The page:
Climate change hits African women farmers like Ipaishe from Zimbabwe the hardest.
The sector must recognize coal is a dinosaur technology that needs to be pushed into extinction if we are to survive.
The EU position on climate finance for the Paris climate summit was adopted today by the EU Finance Ministers.
Last weekend, hundreds of thousands of people marched in cities all over the world. Did you join them? Now, put your #eyesonparis
Oxfam welcomes today’s orientation debate on the EU Emissions Trading System as some Member States spoke out in favor of the ETS being a more predictable source of funds for climate action in poor countries.
The 150 countries that have now publicly committed to carbon reduction pledges show that December’s UN climate summit in Paris could, at last, be built on international cooperation rather than competition.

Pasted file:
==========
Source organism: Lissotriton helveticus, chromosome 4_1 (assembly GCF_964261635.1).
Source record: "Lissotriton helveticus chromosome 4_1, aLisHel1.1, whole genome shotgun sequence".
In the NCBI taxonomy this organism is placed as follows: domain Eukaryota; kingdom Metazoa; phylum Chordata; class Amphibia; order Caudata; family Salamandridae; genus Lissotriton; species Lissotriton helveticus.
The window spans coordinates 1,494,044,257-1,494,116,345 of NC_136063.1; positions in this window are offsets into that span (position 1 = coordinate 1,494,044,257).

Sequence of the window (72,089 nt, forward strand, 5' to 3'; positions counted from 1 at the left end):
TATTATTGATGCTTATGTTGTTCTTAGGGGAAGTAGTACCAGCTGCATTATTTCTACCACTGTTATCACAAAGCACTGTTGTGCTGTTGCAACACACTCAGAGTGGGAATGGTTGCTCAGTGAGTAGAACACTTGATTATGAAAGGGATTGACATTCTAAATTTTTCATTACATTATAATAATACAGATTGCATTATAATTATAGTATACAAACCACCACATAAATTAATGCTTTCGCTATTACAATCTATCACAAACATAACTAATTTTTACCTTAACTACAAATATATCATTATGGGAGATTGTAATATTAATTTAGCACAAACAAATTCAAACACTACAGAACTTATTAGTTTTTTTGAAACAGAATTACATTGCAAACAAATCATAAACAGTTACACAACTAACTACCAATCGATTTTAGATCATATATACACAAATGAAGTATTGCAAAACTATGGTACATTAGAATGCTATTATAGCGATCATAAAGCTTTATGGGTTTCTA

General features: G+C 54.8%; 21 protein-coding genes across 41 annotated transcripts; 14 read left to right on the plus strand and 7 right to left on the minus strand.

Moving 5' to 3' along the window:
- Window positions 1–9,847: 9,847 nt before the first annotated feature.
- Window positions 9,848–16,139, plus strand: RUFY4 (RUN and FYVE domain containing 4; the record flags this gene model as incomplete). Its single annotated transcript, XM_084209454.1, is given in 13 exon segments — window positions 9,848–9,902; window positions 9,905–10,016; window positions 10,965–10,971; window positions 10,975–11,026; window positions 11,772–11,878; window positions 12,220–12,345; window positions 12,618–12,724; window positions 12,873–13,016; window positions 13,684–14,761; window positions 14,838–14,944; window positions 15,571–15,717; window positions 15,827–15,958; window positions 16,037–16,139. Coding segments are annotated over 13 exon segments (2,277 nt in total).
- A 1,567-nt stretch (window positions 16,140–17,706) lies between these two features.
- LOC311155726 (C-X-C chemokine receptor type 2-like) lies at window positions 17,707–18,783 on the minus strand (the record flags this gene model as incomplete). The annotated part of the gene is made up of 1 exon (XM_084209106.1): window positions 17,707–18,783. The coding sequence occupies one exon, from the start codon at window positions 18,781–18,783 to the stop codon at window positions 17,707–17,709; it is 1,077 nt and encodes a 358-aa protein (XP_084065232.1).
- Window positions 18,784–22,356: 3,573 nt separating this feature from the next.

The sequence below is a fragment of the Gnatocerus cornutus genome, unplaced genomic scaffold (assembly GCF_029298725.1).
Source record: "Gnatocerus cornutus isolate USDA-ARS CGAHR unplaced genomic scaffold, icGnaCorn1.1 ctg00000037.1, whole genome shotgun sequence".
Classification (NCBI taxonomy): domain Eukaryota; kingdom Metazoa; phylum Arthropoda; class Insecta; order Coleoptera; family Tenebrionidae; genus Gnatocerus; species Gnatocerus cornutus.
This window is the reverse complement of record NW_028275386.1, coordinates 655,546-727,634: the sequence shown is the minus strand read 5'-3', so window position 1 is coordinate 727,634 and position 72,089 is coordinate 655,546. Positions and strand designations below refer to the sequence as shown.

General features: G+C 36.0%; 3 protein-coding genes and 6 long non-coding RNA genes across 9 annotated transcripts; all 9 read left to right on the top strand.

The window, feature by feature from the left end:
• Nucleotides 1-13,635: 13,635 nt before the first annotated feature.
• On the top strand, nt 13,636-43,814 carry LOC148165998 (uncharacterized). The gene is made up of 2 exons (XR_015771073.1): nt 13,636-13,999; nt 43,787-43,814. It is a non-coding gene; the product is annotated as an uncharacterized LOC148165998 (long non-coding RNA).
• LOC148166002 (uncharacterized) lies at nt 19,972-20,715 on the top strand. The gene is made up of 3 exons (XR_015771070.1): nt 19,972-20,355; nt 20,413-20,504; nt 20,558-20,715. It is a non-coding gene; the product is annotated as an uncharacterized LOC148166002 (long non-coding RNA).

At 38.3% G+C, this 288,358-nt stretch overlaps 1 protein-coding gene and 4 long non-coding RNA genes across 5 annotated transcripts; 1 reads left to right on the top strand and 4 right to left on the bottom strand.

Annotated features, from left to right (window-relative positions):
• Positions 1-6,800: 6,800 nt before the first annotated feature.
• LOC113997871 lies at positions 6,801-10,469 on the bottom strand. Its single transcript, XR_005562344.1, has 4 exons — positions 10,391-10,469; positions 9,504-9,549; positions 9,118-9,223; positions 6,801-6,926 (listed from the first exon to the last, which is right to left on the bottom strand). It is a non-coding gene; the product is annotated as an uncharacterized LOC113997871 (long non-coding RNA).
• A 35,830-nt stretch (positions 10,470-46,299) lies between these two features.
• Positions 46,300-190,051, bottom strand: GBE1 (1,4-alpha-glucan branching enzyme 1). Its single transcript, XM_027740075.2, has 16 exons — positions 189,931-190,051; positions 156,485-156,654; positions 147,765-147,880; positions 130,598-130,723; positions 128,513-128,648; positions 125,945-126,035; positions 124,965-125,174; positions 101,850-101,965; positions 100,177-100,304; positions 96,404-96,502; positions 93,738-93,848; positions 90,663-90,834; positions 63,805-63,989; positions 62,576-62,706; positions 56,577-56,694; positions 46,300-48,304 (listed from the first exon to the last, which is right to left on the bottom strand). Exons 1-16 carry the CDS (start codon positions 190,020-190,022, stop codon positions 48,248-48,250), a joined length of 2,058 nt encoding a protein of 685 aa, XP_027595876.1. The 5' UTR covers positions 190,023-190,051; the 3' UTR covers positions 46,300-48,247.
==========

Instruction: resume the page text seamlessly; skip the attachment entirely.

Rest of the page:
Yesterday's vote on the European Parliament’s position vis-à-vis the COP21 was welcomed by Oxfam for highlighting the importance of climate finance for developing countries.
The whole world is experiencing global warming, and Africa is one of the most vulnerable continents, particularly in regions where food shortages are already a reality. Women farmers are hit hardest by these changes in climate.
In Cambodia, recurrent drought periods and floods have become a major concern and a big challenge for many farmers. With support from a local organization funded by Oxfam, Mrs. Sao Khea, a Cambodian farmer learned about how to overcome these challenges and minimize the risks caused by climate change.